Insurance Companies Waver on Obama’s Proposed Fixes

It is unclear how health insurers would reverse the cancellation notices that already have been sent to millions of consumers.

WASHINGTON, DC - NOVEMBER 14: U.S. President Barack Obama speaks about an administrative fix for some of the problems with the HealthCare.gov. website in the Brady Press Briefing Room at the White House on November 14, 2013 in Washington, DC. The president announced that canceled insurance plans would be renewed for a year. (Photo by Win McNamee/Getty Images)
National Journal
Clara Ritger
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Clara Ritger
Nov. 14, 2013, 12:14 p.m.

In­sur­ance com­pan­ies are cry­ing foul over the pres­id­ent’s an­nounce­ment Thursday that he would al­low a one-year ex­ten­sion of health plans that are not com­pli­ant with the Af­ford­able Care Act’s cov­er­age reg­u­la­tions.

The move is largely a White House ef­fort to stop the Demo­crats’ polit­ic­al bleed­ing over the can­cel­la­tion no­tices that have been sent to mil­lions of Amer­ic­ans. It places the ball in the court of state in­sur­ance com­mis­sion­ers and in­sur­ance com­pan­ies, who now must de­cide wheth­er to of­fer con­sumers their 2013 plans in 2014.

“State in­sur­ance com­mis­sion­ers still have the power to de­cide what plans can and can’t be sold in their states,” Pres­id­ent Obama said. “But the bot­tom line is in­surers can ex­tend cur­rent plans that would oth­er­wise be can­celed in­to 2014.”

The Na­tion­al As­so­ci­ation of In­sur­ance Com­mis­sion­ers is­sued a state­ment say­ing that they share the pres­id­ent’s con­cern for in­di­vidu­als who are weigh­ing their 2014 cov­er­age op­tions after re­ceiv­ing can­cel­la­tion no­tices, es­pe­cially giv­en the is­sues many Amer­ic­ans are hav­ing in nav­ig­at­ing Health­Care.gov.

The troubled fed­er­al ex­change web­site raised red flags in Wash­ing­ton that con­sumers would be kicked off of their cov­er­age and un­able to sign up for op­tions made newly avail­able by the Af­ford­able Care Act. But even the polit­ic­al prom­ise of “If you like your health plan, you can keep your health plan” has law­makers — in­clud­ing Sen. Mary Landrieu, D-La., and Rep. Fred Up­ton, R-Mich. — scram­bling for solu­tions that would re­define the makeup of the 2014 mar­ket.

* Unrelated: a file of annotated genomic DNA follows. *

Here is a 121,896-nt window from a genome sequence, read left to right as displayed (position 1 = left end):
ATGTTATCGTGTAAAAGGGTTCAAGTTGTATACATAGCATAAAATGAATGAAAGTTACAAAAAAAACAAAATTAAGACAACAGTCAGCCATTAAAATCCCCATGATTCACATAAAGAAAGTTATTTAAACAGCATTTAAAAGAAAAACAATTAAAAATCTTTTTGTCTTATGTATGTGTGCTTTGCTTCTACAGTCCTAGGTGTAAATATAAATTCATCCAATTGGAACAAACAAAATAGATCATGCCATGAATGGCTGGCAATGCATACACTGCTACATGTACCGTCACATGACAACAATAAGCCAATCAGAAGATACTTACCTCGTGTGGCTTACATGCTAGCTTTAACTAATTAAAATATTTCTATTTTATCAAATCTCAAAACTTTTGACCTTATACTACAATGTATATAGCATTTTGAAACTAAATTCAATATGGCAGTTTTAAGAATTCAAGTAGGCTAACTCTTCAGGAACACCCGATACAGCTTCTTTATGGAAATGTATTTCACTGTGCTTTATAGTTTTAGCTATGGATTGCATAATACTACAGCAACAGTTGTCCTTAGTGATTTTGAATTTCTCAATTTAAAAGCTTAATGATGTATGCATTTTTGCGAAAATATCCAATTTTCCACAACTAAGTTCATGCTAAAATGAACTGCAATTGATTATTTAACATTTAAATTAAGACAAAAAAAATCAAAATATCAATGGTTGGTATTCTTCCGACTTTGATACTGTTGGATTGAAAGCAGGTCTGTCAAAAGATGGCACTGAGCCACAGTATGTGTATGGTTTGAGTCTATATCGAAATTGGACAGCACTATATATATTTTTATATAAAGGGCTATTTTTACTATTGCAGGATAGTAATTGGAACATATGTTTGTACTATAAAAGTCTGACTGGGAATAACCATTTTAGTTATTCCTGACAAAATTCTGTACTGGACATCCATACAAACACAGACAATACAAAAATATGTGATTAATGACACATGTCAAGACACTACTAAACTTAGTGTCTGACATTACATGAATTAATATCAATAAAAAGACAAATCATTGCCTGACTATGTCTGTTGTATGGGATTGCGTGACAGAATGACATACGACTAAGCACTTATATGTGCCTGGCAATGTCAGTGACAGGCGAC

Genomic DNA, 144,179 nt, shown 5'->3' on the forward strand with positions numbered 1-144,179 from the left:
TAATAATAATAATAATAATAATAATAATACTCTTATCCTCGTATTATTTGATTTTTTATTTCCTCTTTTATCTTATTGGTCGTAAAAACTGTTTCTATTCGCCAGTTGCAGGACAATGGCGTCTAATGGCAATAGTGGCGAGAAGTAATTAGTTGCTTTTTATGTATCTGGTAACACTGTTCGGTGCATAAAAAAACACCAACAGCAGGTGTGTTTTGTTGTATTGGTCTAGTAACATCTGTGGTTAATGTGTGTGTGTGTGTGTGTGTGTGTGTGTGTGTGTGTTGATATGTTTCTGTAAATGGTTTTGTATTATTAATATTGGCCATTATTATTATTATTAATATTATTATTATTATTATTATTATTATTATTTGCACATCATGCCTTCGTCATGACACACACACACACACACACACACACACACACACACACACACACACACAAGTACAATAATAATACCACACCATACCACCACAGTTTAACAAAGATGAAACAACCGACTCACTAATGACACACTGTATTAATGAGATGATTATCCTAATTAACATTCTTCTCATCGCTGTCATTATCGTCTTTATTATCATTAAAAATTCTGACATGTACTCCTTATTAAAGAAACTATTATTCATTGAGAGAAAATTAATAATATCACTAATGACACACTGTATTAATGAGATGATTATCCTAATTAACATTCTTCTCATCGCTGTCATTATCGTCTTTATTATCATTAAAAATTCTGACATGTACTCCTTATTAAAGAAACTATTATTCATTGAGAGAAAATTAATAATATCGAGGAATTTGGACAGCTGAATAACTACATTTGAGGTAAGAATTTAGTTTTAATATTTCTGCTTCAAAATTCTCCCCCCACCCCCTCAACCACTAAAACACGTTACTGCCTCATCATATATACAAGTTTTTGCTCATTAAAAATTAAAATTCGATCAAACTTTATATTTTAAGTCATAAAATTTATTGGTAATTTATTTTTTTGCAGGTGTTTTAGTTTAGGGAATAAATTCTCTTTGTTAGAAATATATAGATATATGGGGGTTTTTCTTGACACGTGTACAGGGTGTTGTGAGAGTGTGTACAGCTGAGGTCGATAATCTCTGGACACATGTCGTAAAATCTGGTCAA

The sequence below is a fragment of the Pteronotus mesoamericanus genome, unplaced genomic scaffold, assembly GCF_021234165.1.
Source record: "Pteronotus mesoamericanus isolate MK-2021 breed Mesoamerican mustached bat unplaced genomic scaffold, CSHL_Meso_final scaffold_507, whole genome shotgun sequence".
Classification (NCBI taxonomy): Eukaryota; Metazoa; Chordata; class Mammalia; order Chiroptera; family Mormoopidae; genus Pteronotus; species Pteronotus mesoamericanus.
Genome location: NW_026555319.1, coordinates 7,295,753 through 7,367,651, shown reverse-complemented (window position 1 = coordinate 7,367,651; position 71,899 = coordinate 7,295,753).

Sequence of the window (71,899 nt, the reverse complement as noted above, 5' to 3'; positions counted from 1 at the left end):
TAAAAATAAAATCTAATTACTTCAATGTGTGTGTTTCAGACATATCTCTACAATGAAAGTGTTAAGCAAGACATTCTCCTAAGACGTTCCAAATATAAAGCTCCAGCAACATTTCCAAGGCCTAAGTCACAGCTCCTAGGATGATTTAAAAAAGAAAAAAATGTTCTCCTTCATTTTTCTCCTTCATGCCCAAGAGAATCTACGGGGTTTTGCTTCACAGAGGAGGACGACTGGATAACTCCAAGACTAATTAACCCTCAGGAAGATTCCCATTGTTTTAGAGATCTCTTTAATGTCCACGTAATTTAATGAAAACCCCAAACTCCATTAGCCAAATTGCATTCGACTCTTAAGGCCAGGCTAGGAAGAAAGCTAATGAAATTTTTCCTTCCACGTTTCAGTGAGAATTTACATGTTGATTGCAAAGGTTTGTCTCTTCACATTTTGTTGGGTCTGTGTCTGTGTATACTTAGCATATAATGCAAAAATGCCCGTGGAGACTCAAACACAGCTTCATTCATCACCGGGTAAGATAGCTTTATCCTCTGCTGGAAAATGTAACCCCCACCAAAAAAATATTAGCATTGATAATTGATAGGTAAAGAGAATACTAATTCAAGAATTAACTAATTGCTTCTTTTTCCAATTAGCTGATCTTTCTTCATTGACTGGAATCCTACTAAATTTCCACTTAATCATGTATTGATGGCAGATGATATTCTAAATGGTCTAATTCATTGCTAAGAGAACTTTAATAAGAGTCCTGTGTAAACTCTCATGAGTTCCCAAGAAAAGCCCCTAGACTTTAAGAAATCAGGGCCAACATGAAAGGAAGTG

The pres­id­ent’s pro­pos­al, the NA­IC says, comes very late in the game, when it will be dif­fi­cult to re­verse the can­cel­la­tions.

“It is un­clear how, as a prac­tic­al mat­ter, the changes pro­posed today by the Pres­id­ent can be put in­to ef­fect,” the state­ment reads. “Chan­ging the rules through ad­min­is­trat­ive ac­tion at this late date cre­ates un­cer­tainty and may not ad­dress the un­der­ly­ing is­sues.”

Both the NA­IC and Amer­ica’s Health In­sur­ance Plans — a na­tion­al trade as­so­ci­ation that rep­res­ents roughly 1,300 in­sur­ance com­pan­ies — charged that the pres­id­ent’s pro­pos­al would be “destabil­iz­ing” and “det­ri­ment­al” to the health in­sur­ance mar­ket and would lead to high­er premi­ums for con­sumers.

“The only reas­on con­sumers are get­ting no­tices about their cur­rent cov­er­age chan­ging is be­cause the ACA re­quires all policies to cov­er a broad range of be­ne­fits that go bey­ond what many people choose to pur­chase today,” Kar­en Ig­nagni, AHIP pres­id­ent and CEO, said in an emailed state­ment. “Ad­di­tion­al steps must be taken to sta­bil­ize the mar­ket­place and mit­ig­ate the ad­verse im­pact on con­sumers.”

In­sur­ance com­pan­ies are lin­ing up be­hind her words about the neg­at­ive mar­ket ef­fect and ex­press­ing ad­di­tion­al con­cern that they might not even be able to ac­com­plish the task.

“We will need co­oper­a­tion and ex­ped­ited ap­prov­al from state reg­u­lat­ors to re­move bar­ri­ers that would make it dif­fi­cult to make this change in such a short peri­od of time,” Aet­na spokes­man Walt Cher­niak said in an email.

Blue Cross Blue Shield spokes­man Eric Lail said he as­sumes they’d be able to do it, but that it would take “heavy lift­ing.”

The Amer­ic­an Academy of Ac­tu­ar­ies — a Wash­ing­ton-based pro­fes­sion­al as­so­ci­ation rep­res­ent­ing in­surers and fin­an­ci­ers — said the premi­um ef­fect of the pres­id­ent’s pro­pos­al could ex­tend in­to 2015.

“If lower-cost in­di­vidu­als re­tain their pri­or cov­er­age, and high­er-cost people move to new cov­er­age, the med­ic­al spend­ing for those pur­chas­ing new cov­er­age could be high­er than ex­pec­ted,” the Academy wrote in its eval­u­ation.

This so-called death spir­al would doom the pres­id­ent’s sig­na­ture health-re­form ini­ti­at­ive by driv­ing up premi­ums and driv­ing out healthy in­di­vidu­als as in­sur­ance com­pan­ies cov­er the costs of the sick. But the ad­min­is­tra­tion said Thursday’s pro­posed fix would not threaten the fu­ture of the law.

People will be at­trac­ted to the more ro­bust cov­er­age the Af­ford­able Care Act ex­changes provide, one seni­or White House of­fi­cial said.

“We ex­pect that as we get the web­site fixed and ramp up our out­reach, we’ll get more people en­rolled,” the of­fi­cial said. “We are al­low­ing the slice of people for whom a can­cel­la­tion is per­ceived as a bur­den to have this op­tion.”

In the mean­time, the House is set to vote Fri­day on Up­ton’s Keep Your Health Plan Act, a pro­pos­al that, like Obama’s, al­lows con­sumers to re­new their 2013 cov­er­age, but also al­lows new con­sumers to pur­chase those same, non­com­pli­ant plans.

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